The aviation branch of the United States Navy decided to ground all planes and helicopters that are not currently deployed following two crashes in less than a week, one of which caused the death of an instructor and their student.

On October 20, 2020, an F/A-18E Super Hornet fighter jet of the United States Navy crashed during a routine training mission near China Lake Test Base, California. Fortunately, the pilot managed to eject safely. Three days later, a Beechcraft T-6B Texan II training plane crashed in a residential area in southern Alabama, killing both the U.S. Navy instructor and the Coast Guard student on board.

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An F/A-18E Super Hornet fighter jet of the United States Navy crashed during training in California.
 

As a reaction, on October 26, 2020, Vice-Admiral Kenneth R. Whitesell, commander of the Naval Air Forces, announced that every U.S. Navy plane and helicopter not currently deployed on a carrier or overseas would be grounded. Additionally, the whole aviation fleet of the Navy, deployed or not, will undergo a thorough inspection.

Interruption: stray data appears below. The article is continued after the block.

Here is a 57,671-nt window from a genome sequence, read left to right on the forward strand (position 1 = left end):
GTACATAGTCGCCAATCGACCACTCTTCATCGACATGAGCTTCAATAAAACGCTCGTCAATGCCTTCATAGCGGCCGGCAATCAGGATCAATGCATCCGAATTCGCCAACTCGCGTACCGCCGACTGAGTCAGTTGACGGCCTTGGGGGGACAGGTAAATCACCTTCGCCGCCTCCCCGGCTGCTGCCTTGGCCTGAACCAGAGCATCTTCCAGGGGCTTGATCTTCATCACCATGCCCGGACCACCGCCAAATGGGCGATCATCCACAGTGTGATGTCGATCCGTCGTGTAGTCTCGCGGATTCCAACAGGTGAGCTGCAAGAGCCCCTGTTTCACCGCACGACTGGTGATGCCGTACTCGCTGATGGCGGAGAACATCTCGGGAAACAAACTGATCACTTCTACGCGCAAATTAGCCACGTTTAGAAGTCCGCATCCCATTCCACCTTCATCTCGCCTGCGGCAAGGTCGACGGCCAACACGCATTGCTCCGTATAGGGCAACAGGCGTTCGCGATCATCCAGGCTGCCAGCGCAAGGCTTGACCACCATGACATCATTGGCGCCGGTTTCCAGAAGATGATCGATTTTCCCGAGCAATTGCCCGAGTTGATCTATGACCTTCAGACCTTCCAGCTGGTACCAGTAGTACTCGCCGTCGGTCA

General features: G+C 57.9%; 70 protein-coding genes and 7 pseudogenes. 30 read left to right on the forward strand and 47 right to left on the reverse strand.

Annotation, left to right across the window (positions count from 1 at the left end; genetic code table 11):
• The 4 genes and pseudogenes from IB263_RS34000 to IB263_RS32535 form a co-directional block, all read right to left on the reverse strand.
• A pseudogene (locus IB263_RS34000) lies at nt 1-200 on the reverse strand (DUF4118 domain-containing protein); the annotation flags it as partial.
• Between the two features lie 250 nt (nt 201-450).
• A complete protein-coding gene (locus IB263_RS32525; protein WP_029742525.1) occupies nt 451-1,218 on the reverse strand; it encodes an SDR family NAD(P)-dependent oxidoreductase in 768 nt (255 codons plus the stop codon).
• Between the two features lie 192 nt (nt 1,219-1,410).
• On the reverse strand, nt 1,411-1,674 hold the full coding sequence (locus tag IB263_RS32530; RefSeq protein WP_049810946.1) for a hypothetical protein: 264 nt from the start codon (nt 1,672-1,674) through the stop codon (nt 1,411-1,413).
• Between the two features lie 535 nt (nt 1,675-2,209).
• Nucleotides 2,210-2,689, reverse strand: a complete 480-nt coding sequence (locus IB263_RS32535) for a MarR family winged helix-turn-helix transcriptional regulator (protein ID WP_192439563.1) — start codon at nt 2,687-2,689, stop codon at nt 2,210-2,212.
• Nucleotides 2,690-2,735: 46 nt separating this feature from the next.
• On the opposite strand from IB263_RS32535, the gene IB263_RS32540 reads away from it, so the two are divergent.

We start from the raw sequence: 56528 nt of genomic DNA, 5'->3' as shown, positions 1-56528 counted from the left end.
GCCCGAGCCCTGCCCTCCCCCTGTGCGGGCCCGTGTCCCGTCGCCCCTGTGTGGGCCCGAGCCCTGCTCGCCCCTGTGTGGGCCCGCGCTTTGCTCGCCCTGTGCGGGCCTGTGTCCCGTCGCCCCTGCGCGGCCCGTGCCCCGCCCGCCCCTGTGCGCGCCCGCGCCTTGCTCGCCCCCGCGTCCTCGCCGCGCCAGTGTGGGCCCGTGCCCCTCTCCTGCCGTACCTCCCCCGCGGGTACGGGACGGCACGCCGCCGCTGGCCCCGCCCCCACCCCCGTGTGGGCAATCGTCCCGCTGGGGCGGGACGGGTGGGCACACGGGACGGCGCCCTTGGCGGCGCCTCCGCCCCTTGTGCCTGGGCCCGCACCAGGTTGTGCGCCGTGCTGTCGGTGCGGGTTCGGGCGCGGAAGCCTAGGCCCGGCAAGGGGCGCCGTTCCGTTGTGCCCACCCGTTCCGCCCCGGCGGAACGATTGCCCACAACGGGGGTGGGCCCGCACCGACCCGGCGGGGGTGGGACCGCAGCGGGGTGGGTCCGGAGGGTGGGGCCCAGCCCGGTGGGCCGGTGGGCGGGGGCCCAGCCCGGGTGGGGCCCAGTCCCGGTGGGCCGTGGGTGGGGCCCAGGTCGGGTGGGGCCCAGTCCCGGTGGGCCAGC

“This stand-down provides an opportunity for our aviation commands to focus on how to further improve operational risk management and risk mitigation across the Naval Aviation enterprise,” the Navy explained in a statement. The exact duration of the grounding was not disclosed.

Ironically, the U.S. Navy and Marine Corps recently celebrated an “unprecedented milestone” by closing the previous fiscal year without a single aviation-related fatality, a first in recorded naval aviation history.